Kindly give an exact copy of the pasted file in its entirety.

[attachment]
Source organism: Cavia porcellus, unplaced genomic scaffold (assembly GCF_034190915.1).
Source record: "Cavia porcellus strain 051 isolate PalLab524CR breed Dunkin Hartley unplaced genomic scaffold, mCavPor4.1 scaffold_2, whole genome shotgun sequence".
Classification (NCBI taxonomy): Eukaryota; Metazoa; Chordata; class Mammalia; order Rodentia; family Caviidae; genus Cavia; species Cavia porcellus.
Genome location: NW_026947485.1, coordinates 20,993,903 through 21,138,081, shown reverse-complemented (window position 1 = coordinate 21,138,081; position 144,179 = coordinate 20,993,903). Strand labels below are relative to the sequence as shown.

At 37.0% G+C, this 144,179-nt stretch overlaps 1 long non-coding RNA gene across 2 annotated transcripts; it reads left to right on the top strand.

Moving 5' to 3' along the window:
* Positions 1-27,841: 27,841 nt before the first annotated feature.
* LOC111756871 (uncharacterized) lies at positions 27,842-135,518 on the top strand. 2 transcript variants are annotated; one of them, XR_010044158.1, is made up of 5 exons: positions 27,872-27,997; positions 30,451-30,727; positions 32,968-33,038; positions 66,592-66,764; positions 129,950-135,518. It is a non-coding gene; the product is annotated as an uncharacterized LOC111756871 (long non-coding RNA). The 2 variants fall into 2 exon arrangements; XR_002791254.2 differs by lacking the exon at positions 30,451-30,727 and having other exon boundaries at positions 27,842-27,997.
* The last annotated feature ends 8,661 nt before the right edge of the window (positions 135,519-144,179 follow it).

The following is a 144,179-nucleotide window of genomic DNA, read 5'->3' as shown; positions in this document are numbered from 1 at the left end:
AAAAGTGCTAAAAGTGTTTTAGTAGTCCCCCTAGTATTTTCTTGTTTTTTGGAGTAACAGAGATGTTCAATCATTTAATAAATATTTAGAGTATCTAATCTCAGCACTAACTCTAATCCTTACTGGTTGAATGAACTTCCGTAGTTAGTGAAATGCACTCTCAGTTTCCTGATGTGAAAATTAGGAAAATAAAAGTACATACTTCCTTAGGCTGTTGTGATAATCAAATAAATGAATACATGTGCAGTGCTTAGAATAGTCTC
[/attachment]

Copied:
Source organism: Cavia porcellus, unplaced genomic scaffold (assembly GCF_034190915.1).
Source record: "Cavia porcellus strain 051 isolate PalLab524CR breed Dunkin Hartley unplaced genomic scaffold, mCavPor4.1 scaffold_2, whole genome shotgun sequence".
Classification (NCBI taxonomy): Eukaryota; Metazoa; Chordata; class Mammalia; order Rodentia; family Caviidae; genus Cavia; species Cavia porcellus.
Genome location: NW_026947485.1, coordinates 20,993,903 through 21,138,081, shown reverse-complemented (window position 1 = coordinate 21,138,081; position 144,179 = coordinate 20,993,903). Strand labels below are relative to the sequence as shown.

At 37.0% G+C, this 144,179-nt stretch overlaps 1 long non-coding RNA gene across 2 annotated transcripts; it reads left to right on the top strand.

Moving 5' to 3' along the window:
* Positions 1-27,841: 27,841 nt before the first annotated feature.
* LOC111756871 (uncharacterized) lies at positions 27,842-135,518 on the top strand. 2 transcript variants are annotated; one of them, XR_010044158.1, is made up of 5 exons: positions 27,872-27,997; positions 30,451-30,727; positions 32,968-33,038; positions 66,592-66,764; positions 129,950-135,518. It is a non-coding gene; the product is annotated as an uncharacterized LOC111756871 (long non-coding RNA). The 2 variants fall into 2 exon arrangements; XR_002791254.2 differs by lacking the exon at positions 30,451-30,727 and having other exon boundaries at positions 27,842-27,997.
* The last annotated feature ends 8,661 nt before the right edge of the window (positions 135,519-144,179 follow it).

The following is a 144,179-nucleotide window of genomic DNA, read 5'->3' as shown; positions in this document are numbered from 1 at the left end:
AAAAGTGCTAAAAGTGTTTTAGTAGTCCCCCTAGTATTTTCTTGTTTTTTGGAGTAACAGAGATGTTCAATCATTTAATAAATATTTAGAGTATCTAATCTCAGCACTAACTCTAATCCTTACTGGTTGAATGAACTTCCGTAGTTAGTGAAATGCACTCTCAGTTTCCTGATGTGAAAATTAGGAAAATAAAAGTACATACTTCCTTAGGCTGTTGTGATAATCAAATAAATGAATACATGTGCAGTGCTTAGAATAGTCTC